The many ways conformation can affect a horse’s soundness
Whether you are shopping for a new riding prospect or already have a horse, it helps to be able to correctly evaluate conformation. Assessing limbs, feet, and body can help you and your veterinarian identify anatomical traits that could end up being performance-affecting liabilities. And, armed with that knowledge, you can take steps to help keep him sound.
While there’s no such thing as perfect conformation, certain structural qualities and alignments are more likely to support soundness than others.
“If skeletal bones articulate (join) correctly, the line of concussion that runs up the leg when the horse hits the ground is evenly distributed all the way up the limb,” explains Kylee Jo Duberstein, PhD, associate professor of equine science at the University of Georgia, in Athens. “When a horse has a conformational defect—toed in or out, offset cannon bones, benched knees, sickle-hocked—bones don’t line up correctly at the joints. This results in uneven distribution of concussion each time the limb impacts the ground, with one area of the bone, joint, or soft tissue structures assuming excessive impact.”
She cautions against getting hung up on “absolutes” such as which conformational flaw is better or worse than another. Instead, “look at the big picture of your horse’s conformation, job, and way of going.”
Dynamic Motion vs. Static Structure
When considering conformation, Chrysann Collatos, VMD, PhD, Dipl. ACVIM, of High Desert Equine, in Reno, Nevada, says watching a horse in motion always trumps looking at him standing still. She cites an example of a horse with contracted heels or a club foot in front yet a strong, symmetrical, well-conformed pelvis and hind limbs.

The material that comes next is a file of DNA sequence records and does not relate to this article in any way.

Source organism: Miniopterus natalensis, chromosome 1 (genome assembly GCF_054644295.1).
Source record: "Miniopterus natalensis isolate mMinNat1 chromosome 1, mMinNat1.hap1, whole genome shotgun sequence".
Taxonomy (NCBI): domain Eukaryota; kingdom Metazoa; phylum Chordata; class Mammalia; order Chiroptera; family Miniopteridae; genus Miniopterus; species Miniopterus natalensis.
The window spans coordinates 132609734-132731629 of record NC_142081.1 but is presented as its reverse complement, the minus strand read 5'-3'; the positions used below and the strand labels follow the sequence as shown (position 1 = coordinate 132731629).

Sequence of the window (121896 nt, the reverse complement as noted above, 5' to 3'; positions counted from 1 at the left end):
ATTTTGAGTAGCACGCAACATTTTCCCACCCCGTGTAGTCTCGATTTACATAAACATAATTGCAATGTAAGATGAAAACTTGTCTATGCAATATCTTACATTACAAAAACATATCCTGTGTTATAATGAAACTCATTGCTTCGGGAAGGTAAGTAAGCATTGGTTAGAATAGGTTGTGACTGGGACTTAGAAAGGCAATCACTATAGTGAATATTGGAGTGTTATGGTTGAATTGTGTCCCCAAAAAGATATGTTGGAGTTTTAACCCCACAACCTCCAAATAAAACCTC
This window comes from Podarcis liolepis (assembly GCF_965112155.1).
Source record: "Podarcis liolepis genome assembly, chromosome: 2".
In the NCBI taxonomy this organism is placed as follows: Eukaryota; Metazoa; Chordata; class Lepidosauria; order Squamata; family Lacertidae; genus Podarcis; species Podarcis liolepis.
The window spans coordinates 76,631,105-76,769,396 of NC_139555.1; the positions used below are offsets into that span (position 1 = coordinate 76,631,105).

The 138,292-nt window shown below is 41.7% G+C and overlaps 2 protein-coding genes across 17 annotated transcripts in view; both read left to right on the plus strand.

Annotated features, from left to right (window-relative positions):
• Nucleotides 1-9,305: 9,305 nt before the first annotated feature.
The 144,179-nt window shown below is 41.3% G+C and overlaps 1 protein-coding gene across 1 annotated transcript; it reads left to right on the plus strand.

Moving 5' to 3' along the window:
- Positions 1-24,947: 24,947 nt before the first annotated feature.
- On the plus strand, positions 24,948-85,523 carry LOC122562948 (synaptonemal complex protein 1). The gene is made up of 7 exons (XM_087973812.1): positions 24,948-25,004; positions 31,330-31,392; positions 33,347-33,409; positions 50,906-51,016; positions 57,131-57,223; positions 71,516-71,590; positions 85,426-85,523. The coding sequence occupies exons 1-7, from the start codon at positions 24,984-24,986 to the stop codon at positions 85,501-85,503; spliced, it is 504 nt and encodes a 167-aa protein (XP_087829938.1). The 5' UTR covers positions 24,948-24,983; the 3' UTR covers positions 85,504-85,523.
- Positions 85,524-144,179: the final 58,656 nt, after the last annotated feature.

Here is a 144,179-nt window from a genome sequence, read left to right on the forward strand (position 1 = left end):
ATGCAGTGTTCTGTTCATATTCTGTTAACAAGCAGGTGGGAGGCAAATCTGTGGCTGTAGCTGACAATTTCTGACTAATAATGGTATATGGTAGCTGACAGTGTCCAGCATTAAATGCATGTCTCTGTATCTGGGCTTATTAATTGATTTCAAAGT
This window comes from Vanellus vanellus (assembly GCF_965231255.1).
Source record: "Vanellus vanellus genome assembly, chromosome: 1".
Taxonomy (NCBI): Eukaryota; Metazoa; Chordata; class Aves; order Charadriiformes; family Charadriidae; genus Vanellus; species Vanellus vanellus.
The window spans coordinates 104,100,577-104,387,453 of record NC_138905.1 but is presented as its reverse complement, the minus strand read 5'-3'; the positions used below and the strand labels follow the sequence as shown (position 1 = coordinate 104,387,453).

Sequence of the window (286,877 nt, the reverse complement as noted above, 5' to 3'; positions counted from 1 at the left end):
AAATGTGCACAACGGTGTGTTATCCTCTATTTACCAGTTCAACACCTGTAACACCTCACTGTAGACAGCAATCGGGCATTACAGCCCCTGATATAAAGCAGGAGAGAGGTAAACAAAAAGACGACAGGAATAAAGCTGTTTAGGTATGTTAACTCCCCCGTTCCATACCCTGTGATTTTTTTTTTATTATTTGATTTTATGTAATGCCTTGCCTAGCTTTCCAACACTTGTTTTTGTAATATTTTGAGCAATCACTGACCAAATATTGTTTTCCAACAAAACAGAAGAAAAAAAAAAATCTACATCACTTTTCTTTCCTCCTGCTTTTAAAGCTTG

“Contracted heels or a club foot may predispose a horse to concussion-related foot lameness,” she says. “However, (such) a horse may have conformational characteristics that are able to be trained for maximum locomotor efficiency, such as the ability to move with impulsion from behind, raise its withers, and engage its core. This horse can develop an overall ‘lighter’ movement that reduces concussive force on the feet and limbs to mitigate the development of forelimb lameness resulting from poor hoof conformation.”
The team in Duberstein’s lab is performing preliminary research on balance, weight distribution, and soundness in horses. She describes how the forelimbs and hind limbs function differently: “The hind limbs generate tremendous propulsion, but more in a horizontal manner, while the front limbs tend to generate a vertical force to push the horse upwards off the ground.”